Gerald Ford died at 93 years and 165 days. Ronald Reagan lived for 93 years and 120 days. Jimmy Carter, born four months after Bush, will turn 94 on Oct. 1.
Bush will mark his birthday with his family in Kennebunkport, Maine, though it’s unlikely he will be able to jump out of a plane, as he did on his 90th, 85th and 80th birthdays. He was hospitalized over Memorial Day for low blood pressure and fatigue but was released on June 4.
Four days later, Bush celebrated what would have been his wife’s 93rd birthday by tweeting about her service to others. The Bushes, who had six children, were married for 73 years, the longest presidential marriage in U.S. history.
On Tuesday, a spokesman for the Bush family tweeted a message from the former president that included a heartfelt thank you for the birthday wishes.
“Although I have seen them all, I can no longer answer them all,” Bush’s message read. “My 94-year-old hands would rebel. Just know I appreciated hearing from you.”
The spokesman told The Post that Bush was having a “very low key day with family, which is his idea of heaven!”
On Tuesday, his granddaughter, Jenna Bush Hager, posted a photo on Instagram and wrote: “Happiest 94th to our Gramps — the anchor of our family, our compass. I’ve loved being with you in your favorite place, by the magnificent sea.”
The George W. Bush Presidential Library tweeted a photo of father and son together in the Oval Office.
Over the past 25 years, Bush has remained active in public life, with emphasis on volunteerism. The World War II veteran worked with the man who beat him in 1992, Bill Clinton, on relief efforts after the 2004 Indian Ocean tsunami and hurricanes Katrina, Rita and Ike. In 2005, Bush was named a United Nations special envoy to help with aid after an earthquake in Pakistan killed nearly 75,000 people.
Until the onset of Parkinson’s, Bush was propelled by a kind of “boundless energy” that helped him relish his prolonged status as a global figure, said Jeffrey Engel, director of the Center for Presidential History at Southern Methodist University. No doubt boosted by the fact that his son, George W. Bush, served as president for eight years, he set out to “put his global prestige to good use.” And he flexed political muscle when he could.
“He enjoyed playing a part in politics behind the scenes, but also in a grandfatherly way,” Engel said. “There’s the old quip about how the best part of being a grandparent is you get to play with the kids and go home at night. I think he made the same approach to politics.”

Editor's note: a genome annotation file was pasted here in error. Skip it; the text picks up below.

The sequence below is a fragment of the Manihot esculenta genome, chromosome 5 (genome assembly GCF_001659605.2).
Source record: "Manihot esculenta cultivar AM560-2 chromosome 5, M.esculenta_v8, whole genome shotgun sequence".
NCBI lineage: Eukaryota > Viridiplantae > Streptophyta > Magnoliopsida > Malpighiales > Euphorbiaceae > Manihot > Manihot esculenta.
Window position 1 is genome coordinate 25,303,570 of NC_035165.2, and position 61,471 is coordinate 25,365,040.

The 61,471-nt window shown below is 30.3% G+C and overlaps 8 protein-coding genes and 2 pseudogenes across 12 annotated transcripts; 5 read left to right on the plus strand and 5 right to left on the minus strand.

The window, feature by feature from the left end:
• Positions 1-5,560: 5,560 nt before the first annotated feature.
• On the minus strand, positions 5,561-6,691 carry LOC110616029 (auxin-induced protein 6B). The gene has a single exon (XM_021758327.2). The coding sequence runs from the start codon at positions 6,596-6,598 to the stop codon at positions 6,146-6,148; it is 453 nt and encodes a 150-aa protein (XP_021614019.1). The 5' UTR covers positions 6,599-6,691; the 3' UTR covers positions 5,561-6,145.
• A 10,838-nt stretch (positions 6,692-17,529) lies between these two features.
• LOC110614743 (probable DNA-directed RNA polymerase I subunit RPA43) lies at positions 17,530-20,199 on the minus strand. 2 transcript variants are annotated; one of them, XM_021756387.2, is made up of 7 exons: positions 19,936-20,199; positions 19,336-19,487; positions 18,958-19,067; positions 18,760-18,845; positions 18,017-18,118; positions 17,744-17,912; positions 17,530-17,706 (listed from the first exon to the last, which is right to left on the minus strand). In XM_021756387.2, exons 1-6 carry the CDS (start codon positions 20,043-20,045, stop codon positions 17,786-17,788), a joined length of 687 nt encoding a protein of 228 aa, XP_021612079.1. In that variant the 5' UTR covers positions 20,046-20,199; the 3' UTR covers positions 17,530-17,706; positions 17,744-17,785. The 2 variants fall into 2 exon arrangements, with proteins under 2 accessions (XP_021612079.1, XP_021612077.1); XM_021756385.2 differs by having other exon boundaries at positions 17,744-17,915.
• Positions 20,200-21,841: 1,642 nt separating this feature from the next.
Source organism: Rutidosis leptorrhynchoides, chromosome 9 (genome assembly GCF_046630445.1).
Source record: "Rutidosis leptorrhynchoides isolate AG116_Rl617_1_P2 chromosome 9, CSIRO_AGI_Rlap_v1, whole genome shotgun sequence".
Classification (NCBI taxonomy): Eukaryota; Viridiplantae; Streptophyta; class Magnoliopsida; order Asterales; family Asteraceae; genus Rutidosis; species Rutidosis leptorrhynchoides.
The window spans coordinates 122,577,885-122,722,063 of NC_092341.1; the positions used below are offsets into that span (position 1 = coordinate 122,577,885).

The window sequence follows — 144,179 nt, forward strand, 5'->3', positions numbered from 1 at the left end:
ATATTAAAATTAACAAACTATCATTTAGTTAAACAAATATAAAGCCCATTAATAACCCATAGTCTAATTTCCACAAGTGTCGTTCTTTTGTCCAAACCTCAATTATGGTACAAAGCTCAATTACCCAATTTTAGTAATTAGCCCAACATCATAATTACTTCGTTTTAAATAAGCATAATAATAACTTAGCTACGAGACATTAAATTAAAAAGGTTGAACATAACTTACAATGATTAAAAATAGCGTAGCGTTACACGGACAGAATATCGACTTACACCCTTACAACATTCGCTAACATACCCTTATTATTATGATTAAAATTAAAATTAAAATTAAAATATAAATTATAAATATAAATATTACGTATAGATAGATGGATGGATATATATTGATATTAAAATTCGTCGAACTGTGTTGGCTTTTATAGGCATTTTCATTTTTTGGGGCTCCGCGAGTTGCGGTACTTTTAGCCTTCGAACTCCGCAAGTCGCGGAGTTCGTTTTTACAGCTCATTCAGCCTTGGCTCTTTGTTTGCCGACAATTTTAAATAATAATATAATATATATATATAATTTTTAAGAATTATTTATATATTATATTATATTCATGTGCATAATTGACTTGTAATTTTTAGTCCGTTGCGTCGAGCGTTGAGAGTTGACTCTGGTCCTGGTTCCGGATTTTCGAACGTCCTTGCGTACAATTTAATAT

Bush’s predecessors didn’t leave behind a manual for what to do after office, and their post-presidential paths diverged widely.
After George Washington left office in 1797, he became a whiskey tycoon, making his plantation the site of a distillery that by 1799 had become the largest in the country, according to Smithsonian Magazine.
America’s second and third presidents — John Adams and Thomas Jefferson — each lived for decades after the end of their terms, and both died on the 50th anniversary of the adoption of the Declaration of Independence: July 4, 1826. On his deathbed, Adams whispered his last words: “Thomas Jefferson survives.” But Jefferson had died a few hours earlier at Monticello, his Virginia estate.
In 1830, John Quincy Adams became the first and only former president to later be elected to the House of Representatives.
And after William Howard Taft left office, he finally landed the job he wanted all along. At age 63, Taft became the only former president to become chief justice of the United States. In his time as president, Taft had nominated Edward Douglass White to be chief justice with a tinge of jealousy.
“He loathed being president,” Justice Felix Frankfurter said, “and being chief justice was all happiness for him.”
For Bush, a letter penned in July 1992, near the end of his first and only term as commander in chief, gives some insight into how he pictured his own life out of office. It was four months before his defeat by Clinton.
“I think I’ll win — I’m convinced I’ll win,” Bush wrote. “But this little creeping thought comes to mind — if I don’t win, I’ll be a very happy guy.”
He would wash the dishes with his wife. He would go to bed early. He would hold his grandchildren and take them fishing. He would teach at Texas A&M.
“Just blending in,” he wrote, “growing old with grace and kindness, and truly count my blessings.”
And then, every once in a while, a president or a king would come by and say, “I’d like to see old George Bush.”